Has your doctor recommended that you purchase a hot tub to help alleviate chronic conditions, or perhaps to help recover from surgery or medical ailments? If so, it should be possible for you to claim a deduction for your new spa. When filing medical expenses, you can include amounts you pay for special equipment installed in a home or for home improvements, so long as the main purpose is medical care for you, your spouse, or your dependent.
You can include in medical expenses amounts you pay for special equipment installed in a home, or for home improvements if their main purpose is medical care for you, your spouse, or your dependent. The cost of permanent improvements that increase the value of your property may be partly included as a medical expense. The cost of the improvement is reduced by the increase in the value of your property. The difference is a medical expense. If the value of your property is not increased by the improvement, the entire cost is included as a medical expense.
Tax Deductions for Medically Prescribed Hot Tub
Arthritis is no doubt a debilitating disease. As with all diseases, it can be extremely costly. Where a qualified physician has recommended the installation of a spa or pool, some of the stings may be taken out of the cost of the person affected can secure a medical expense income tax deduction. Remember that a written recommendation is the first and most important step in the deduction process.
People are generally aware that they can deduct medical expenses for payment to doctors, dentists, registered nurses, and prescription drugs. But they may not be aware that special equipment, including a spa or pool, which is installed principally for the medical care of the taxpayer or taxpayer’s dependent (e.g., a child or a mother), also may result in full or partial tax deduction.
Furthermore, if the item qualifies as a capital-improvement medical deduction, even if only part of the cost is deductible, the entire maintenance cost (repairs, cleaning, electricity, etc.) is deductible on each year’s tax return. Of course, because of the 7.5 percent limitation (described in the next section), the annual upkeep may not result in annual tax savings. A renter is eligible for the same installation and upkeep deductions as described above.
Calculating Your Situation
If the customer accentuates the spa or pool installation with extras (e.g., special architecture which translates into “lavish or extravagant”), then only the reasonable cost of the installation will be allowed as a deduction.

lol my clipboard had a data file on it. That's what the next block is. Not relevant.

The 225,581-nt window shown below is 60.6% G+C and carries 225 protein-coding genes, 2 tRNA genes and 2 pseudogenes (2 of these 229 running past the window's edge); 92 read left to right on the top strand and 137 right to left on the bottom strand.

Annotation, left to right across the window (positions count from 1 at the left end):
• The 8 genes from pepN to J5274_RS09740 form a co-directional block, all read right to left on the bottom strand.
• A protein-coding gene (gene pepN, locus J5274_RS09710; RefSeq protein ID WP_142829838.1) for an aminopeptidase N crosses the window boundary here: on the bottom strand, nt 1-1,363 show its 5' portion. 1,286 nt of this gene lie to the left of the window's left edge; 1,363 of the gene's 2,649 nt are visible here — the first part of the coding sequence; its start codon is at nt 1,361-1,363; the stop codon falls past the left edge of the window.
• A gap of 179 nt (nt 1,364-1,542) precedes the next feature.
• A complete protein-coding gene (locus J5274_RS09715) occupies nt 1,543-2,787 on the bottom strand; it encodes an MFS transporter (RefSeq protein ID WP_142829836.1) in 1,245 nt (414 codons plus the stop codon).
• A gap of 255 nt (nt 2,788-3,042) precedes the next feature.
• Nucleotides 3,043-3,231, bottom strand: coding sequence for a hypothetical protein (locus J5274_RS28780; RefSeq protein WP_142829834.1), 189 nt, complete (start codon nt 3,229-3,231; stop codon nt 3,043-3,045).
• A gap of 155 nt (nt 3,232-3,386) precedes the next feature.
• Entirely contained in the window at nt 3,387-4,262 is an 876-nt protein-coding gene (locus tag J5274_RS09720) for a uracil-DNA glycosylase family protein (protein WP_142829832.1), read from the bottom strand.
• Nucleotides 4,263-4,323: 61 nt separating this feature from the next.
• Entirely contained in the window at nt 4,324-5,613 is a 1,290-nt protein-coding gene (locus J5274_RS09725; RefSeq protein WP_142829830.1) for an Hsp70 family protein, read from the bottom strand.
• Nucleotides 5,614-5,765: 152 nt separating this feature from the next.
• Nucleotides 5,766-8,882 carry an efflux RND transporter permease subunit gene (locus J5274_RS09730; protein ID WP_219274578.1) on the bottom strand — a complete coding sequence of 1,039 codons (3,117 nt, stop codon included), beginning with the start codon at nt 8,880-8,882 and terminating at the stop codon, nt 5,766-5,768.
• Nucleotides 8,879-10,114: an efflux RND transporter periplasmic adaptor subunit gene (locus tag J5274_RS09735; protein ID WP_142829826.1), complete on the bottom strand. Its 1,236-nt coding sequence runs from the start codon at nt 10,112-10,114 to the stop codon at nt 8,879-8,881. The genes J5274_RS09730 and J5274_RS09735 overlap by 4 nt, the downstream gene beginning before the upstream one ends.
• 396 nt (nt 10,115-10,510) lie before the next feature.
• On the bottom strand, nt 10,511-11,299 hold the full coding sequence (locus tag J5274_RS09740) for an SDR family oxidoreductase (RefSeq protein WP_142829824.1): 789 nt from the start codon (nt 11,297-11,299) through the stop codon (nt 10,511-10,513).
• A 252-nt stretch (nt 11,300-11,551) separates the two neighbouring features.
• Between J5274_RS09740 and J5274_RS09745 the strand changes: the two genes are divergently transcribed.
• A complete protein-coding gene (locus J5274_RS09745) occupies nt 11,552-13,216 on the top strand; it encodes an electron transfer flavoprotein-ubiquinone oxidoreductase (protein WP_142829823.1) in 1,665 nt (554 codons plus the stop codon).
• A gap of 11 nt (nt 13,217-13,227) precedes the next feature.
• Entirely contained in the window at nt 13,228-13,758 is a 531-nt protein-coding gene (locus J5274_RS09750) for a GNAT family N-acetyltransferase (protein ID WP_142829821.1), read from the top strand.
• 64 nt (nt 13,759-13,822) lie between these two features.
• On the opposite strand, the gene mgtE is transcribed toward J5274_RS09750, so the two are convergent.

If the installation increases the value of the residence, the arthritic homeowner may deduct the difference between the installation cost and the increased value of the residence.
For example, consider an installation that costs $17,000; the value of the residence before the installation is $200,000 and after the installation, it is $210,000 – then, the homeowner may deduct $7,000. However, if the value of the residence was not increased as a result of the installation, the entire $17,000 would constitute a medical deduction. Please note that the entire deduction is permitted to be taken in one year, as compared with business improvements, which are required to be depreciated over a period of more than one year.
Medical expenses must be reduced by 7.5 percent of adjusted gross income before the expenses will result in actual tax savings. Therefore, if in the prior example, the homeowner’s adjusted gross income was $80,000, their net tax deduction would be $1,000 ($80,000 x 7.5 percent = $6,000; $7,000 minus $6,000 = $1,000). Of course, since the 7.5 percent deduction is not met, all other medical expenses for the year become fully deductible and will result in tax savings.
Another point to remember for that time in the future when the home is sold and any gain on the sale must be calculated is that the homeowner cannot increase the home’s tax basis (e.g., the cost of the house plus improvements made to the house) to the extent that the homeowner has taken a tax deduction.
Guidance from the IRS on issues and interpretations of the tax laws: Over the years, several pro-taxpayer rulings and case decisions have been issued in the spa and pool area. Of special interest is a private letter ruling (this is a ruling issued to the specific taxpayer who requested the interpretation to ensure their deduction) involving a person with severe Osteoarthritis, a wearing out of the joints, which afflicts nearly 15.8 million Americans. The IRS ruled that the taxpayer could deduct the cost of an exercise pool under the following circumstances:
• He was advised by his physician to swim several times a day.
• There were no adequate facilities close to his residence.
• The pool was specifically designed and was not suitable for general recreational use.
• The primary purpose of the pool was for medical care.
Even if other people can use the pool or there is a pool nearby, it does not mean that the deduction, described in this article, would necessarily be lost. Each situation stands on its own facts.
If you would like further information about medical-expense tax deductions, suggest that your accountant request Publication 502 from the Internal Revenue Service.
By Allen E. Weiner, CPA, J.D., LL.M
AQUA • HEALTH & FITNESS • 38 • MARCH 1990
Allen Weiner is a tax partner with Holtz Rubenstein & Co., Certified Public Accountants, Melville, New York.
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